in the The incantation: The devil made me do it, we learn that demonic possession is a legal defense strategy, that girlfriends are allowed to stay in jail overnight to comfort their allegedly possessed murderous boyfriend, and that James Wan is a great horror director (note, we’re learning the last part again because this is the first Conjure up Film not directed by James Wan). In the absence of the same horrors and tensions as its two direct predecessors and more than a few spin-offs in the franchise, this third entry is a slightly entertaining but ultimately disappointing proposition that may be worth checking out on HBO Max . but certainly not the money or the time to see it in theaters.
Vera Farmiga and Patrick Wilson repeat their roles as Lorraine and Ed Warren, this time they go Law & Order by attempting to prove that a young man arrested and clearly responsible for the brutal murder of another man was demon-possessed by a witch’s curse. It’s a defense that works well in court so I don’t see a problem here.
The first two The incantation Movies are effectively terrifying movies, arguably two of the best horror movies of the last decade – especially when it comes to mainstream horror. These films, as well as their descendants (like the Annabelle Films), under the direction or guidance of James Wan, came across a seemingly perfect formula: Before you get to the blatant horrors, spend 90 minutes freaking out the audience first. Wa achieved this through slow, steady and always moving cinematography, combined with an effective use of sound and “small” moments that are supposed to induce one’s own mind to produce its own terror. Wan could spend minutes drifting slowly through a house, each camera movement giving way to possible horror, but often not. And that was the trick: every spin could leave you breathless and sweaty, whether or not something happens on the screen.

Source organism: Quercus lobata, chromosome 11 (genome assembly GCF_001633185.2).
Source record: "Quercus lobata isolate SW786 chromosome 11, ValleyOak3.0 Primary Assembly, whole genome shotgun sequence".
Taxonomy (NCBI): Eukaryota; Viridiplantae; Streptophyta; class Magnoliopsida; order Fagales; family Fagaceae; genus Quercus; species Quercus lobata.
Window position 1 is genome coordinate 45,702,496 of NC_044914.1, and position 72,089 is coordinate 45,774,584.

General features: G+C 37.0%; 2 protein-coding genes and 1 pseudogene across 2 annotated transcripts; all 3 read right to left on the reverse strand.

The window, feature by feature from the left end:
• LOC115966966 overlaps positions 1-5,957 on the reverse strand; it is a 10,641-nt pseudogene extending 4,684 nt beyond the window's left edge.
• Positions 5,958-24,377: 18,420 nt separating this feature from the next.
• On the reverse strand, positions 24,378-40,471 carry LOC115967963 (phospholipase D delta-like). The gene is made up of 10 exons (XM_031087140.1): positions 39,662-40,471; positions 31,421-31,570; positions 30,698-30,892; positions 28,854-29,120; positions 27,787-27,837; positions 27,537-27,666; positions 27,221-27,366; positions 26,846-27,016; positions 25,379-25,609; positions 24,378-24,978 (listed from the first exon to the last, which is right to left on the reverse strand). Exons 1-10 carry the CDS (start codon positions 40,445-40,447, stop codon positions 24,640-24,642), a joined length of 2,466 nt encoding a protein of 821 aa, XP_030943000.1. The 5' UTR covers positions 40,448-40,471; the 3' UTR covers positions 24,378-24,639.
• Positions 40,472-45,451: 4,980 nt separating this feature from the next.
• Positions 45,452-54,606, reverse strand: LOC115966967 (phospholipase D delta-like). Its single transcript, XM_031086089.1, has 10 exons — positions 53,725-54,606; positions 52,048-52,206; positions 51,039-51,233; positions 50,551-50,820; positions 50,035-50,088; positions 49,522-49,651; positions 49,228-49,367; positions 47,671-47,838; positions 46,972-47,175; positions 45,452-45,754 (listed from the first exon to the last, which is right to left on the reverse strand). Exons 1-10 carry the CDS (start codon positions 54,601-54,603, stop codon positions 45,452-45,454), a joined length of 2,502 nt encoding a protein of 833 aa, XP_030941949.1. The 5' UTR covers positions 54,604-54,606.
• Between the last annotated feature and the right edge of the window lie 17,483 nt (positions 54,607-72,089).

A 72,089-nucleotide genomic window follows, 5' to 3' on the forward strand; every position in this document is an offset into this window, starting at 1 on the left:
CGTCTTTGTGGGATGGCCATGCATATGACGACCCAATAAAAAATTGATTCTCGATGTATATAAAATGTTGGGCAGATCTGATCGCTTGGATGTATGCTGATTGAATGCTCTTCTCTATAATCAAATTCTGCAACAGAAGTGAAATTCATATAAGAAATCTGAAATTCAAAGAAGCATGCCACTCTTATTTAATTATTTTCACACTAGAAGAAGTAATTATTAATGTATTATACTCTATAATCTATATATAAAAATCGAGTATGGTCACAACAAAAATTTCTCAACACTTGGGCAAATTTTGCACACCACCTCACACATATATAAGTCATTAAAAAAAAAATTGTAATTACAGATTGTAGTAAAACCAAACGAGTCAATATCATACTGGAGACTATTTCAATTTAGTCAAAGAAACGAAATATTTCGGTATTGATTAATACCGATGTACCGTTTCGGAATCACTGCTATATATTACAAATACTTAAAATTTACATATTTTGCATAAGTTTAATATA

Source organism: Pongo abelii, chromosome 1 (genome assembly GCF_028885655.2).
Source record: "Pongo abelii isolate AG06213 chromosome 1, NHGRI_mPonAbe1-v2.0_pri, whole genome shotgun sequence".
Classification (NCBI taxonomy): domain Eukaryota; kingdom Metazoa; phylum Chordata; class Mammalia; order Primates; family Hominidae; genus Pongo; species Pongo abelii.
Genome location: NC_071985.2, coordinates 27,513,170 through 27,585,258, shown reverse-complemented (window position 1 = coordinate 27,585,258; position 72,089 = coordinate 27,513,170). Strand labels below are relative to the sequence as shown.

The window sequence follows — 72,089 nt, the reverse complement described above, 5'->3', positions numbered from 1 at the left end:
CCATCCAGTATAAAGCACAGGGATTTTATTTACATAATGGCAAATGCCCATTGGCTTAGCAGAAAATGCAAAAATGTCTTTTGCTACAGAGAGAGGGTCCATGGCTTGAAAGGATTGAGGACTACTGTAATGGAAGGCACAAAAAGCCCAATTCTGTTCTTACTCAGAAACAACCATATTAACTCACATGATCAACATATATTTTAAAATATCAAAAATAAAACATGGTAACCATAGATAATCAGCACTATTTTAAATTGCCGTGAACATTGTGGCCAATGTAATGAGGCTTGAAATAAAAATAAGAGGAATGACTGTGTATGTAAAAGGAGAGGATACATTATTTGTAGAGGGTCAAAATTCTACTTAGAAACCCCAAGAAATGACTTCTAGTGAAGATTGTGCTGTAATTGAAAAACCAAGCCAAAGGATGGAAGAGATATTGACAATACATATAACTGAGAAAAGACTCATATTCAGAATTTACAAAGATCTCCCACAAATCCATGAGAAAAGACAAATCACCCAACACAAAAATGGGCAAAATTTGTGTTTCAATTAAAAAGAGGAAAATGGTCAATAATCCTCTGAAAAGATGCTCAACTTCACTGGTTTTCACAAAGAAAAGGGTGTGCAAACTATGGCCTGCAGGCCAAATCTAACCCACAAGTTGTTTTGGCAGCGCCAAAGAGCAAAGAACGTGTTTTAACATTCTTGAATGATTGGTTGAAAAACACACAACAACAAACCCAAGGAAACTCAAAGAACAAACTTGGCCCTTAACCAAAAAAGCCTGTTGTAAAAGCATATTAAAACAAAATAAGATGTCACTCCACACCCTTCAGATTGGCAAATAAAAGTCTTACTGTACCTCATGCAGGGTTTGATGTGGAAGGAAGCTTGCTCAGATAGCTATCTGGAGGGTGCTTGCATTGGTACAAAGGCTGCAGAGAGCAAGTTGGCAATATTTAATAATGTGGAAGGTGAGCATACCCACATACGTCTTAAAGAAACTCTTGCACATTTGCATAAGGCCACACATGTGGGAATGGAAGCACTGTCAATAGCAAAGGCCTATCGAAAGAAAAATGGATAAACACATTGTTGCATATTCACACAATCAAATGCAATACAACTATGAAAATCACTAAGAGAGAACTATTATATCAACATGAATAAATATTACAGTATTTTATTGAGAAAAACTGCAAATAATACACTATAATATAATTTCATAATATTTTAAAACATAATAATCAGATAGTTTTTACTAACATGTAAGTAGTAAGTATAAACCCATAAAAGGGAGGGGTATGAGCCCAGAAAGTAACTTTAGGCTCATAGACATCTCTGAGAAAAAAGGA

New director Michael Chaves abandons this perfect formula or just does it poorly. While Chaves may have yet to make another good horror film in his future, it’s somewhat surprising that Warner Bros. Chaves left the reins of its golden horror franchise, as the director’s only other full-length horror film was the terrifying one The curse of La Llorona. The Summoning 3 is a significant step up, but the film doesn’t capture the same atmospheric terror that other films in the franchise emulate, largely because Chaves seems to lack the patience to do what has worked in the past. The incantation: The devil made me do it is not without scary moments, but certainly many of them are missing, and it’s hard to reference a single sequence in the movie that really, effectively gets you to cover your eyes, let alone look at your lap.
The biggest problem can be its history or the presumptuous nature of the story. The Summoning 3 spends too much time running around the Warrens looking for evidence and the living person who seems to be responsible for everything that went wrong. It’s not a bad reorientation for the franchise (compared to another exorcism-centered plot), except that Chaves and his crew lose sight of what really matters: scare the crap of the people who watch the movie. The story takes too much time, leaving much less time for the horror to unfold in the way that fans of The incantation Expect, want and need the universe.
The villain (played by Eugenie Bondurant) could have been a menacing force by the way, but is just a poorly developed woman with a severe case of RBF (Resting Bitch Face) and a desire for curses. Terror is one thing she doesn’t instill, albeit through no fault of the actress who plays it.
The film also has just a few logical gaps too many – like the friend mentioned above who suddenly hangs out in a maximum security prison overnight – that point to cut corners and script errors that were not dealt with before production began.
Not a total waste The incantation: The devil made me do it is a significant decrease compared to its predecessors in terms of quality, intelligence and, above all, horror. The devil says don’t waste your time.
Review by Erik Samdahl unless otherwise stated.